If you are only averaging 14mph right now, I wouldn't spend a lot of time drawing up a detailed training program. Just get out there and ride at least 3 days per week, at least 20 miles per ride. Add mileage as the season goes on.

And like I previously said, join a cycling group. The pressure to keep up with everyone else makes you better after each ride. Do not hop on a random rider's wheel if you've never drafted. It's bad etiquette and dangerous.
tigermilk
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Re: How fast should I ride my bicycle?

Post by tigermilk »

ubermax wrote:
fishboat wrote:Ever seen guys who ride track?...thighs look like they came off holstiens..they can spin 53-12. :D
Yep, visualize Nelson Vails !!
Well, track has many facets. The 200m flying sprinters may have thighs from beasts, but pursuit riders certainly don't. Huge difference in physiology going from a sprinter's body to one who needs to be at aerobic prime (and yes, a 4+ minute pursuit is an aerobic event).
protagonist
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Re: How fast should I ride my bicycle?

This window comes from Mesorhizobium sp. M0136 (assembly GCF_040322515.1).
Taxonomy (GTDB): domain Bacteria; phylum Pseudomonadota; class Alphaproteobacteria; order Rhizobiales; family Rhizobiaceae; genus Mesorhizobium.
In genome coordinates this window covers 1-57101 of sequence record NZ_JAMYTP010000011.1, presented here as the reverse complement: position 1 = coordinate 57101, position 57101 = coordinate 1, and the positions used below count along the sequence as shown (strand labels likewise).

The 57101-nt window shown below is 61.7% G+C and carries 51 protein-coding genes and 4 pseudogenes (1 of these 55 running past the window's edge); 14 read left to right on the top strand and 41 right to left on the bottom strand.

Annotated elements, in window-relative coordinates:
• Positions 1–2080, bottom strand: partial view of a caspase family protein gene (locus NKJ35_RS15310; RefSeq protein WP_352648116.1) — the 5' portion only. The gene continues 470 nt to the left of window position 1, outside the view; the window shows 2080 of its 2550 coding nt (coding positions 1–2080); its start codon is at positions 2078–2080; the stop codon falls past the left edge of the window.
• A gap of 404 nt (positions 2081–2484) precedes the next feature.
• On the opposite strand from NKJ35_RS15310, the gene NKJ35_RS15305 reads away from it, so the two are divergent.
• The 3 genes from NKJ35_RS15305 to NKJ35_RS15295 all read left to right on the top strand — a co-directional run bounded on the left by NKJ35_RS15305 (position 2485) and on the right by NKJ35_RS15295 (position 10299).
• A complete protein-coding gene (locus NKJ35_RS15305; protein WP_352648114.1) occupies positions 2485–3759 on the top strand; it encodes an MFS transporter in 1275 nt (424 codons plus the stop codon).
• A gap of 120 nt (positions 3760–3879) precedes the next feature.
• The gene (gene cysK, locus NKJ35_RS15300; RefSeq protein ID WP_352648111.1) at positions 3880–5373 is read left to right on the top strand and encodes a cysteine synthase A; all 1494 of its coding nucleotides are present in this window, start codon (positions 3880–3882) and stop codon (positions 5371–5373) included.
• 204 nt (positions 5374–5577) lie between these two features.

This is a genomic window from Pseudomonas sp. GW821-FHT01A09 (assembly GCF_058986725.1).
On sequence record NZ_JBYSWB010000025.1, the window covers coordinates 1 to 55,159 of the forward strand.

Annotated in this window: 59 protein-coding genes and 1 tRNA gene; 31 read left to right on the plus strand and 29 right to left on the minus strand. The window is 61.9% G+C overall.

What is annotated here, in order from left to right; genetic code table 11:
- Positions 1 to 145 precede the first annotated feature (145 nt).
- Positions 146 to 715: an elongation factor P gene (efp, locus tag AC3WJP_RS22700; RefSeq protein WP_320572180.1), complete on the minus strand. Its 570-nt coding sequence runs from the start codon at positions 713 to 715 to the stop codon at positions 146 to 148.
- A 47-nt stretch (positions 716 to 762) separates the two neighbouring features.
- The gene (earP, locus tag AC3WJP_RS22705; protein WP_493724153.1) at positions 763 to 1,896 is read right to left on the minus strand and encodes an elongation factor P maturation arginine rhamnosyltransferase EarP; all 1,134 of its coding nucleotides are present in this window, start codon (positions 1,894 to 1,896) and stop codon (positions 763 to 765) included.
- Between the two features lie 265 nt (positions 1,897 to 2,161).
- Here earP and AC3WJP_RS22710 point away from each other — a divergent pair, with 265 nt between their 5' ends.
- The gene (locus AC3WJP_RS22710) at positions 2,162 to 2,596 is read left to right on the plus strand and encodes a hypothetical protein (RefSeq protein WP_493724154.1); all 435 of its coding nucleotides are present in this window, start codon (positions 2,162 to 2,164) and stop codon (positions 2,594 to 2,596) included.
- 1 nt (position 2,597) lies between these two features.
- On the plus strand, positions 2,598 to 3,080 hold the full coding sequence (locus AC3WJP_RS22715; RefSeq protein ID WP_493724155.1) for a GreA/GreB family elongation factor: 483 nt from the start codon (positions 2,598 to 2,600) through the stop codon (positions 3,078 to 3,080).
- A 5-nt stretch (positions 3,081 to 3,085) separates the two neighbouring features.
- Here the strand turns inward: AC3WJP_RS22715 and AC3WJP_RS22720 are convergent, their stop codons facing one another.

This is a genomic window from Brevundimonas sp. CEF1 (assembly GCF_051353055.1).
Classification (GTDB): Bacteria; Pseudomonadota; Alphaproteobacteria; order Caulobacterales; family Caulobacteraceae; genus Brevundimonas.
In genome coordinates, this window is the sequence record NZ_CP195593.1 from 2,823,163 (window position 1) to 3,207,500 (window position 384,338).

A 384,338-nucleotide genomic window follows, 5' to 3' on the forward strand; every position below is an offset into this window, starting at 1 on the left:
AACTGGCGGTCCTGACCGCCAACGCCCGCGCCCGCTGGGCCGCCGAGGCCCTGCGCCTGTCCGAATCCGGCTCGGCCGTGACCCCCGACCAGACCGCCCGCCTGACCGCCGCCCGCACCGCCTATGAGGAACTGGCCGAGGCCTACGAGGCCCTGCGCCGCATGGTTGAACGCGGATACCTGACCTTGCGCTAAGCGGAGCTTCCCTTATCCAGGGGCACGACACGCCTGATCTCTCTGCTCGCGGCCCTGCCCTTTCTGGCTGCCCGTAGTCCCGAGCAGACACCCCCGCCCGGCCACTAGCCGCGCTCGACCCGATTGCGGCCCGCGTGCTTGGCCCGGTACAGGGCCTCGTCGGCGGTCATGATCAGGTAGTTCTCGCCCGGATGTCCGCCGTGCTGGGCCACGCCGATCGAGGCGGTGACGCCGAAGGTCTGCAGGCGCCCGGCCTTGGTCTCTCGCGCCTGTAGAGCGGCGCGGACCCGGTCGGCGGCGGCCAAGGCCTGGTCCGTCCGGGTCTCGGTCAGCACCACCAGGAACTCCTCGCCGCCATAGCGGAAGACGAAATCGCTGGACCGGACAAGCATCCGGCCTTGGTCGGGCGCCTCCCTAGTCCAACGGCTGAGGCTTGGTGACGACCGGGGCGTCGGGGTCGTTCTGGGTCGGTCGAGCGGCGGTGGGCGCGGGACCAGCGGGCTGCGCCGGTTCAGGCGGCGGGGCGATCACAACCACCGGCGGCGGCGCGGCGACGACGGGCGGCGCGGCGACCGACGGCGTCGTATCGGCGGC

Post by protagonist »

Assuming you have no major health issues, I would gauge how hard you are working by both the way you feel and your heart rate. They used to say (perhaps still do) that your target heart rate should be 70-80% of your max, and your max is roughly 220 minus your age. So if you are 60, your max is 160 and you should be hitting 112-128. I personally find that way too low....I am 62 and at 112 I wouldn't even break a sweat. But if you take your pulse at first every 15 minutes and later every 30 or 60, and you know how hard you are pushing yourself, you will get a feel for where you want to be.

As you condition you will find that you have to ride faster to maintain that same heart rate, so if you are doing 14 mph now to get your heart rate up to, say, 130 bpm (just a hypothetical number), and you determine that at 130 bpm you physically feel like you are getting a good workout, after a month you may find that you have to do 16 mph to get your heart rate up to 130 and get the same degree of "cardiac conditioning". You will also soon develop an intrinsic sense of when you are in the right zone.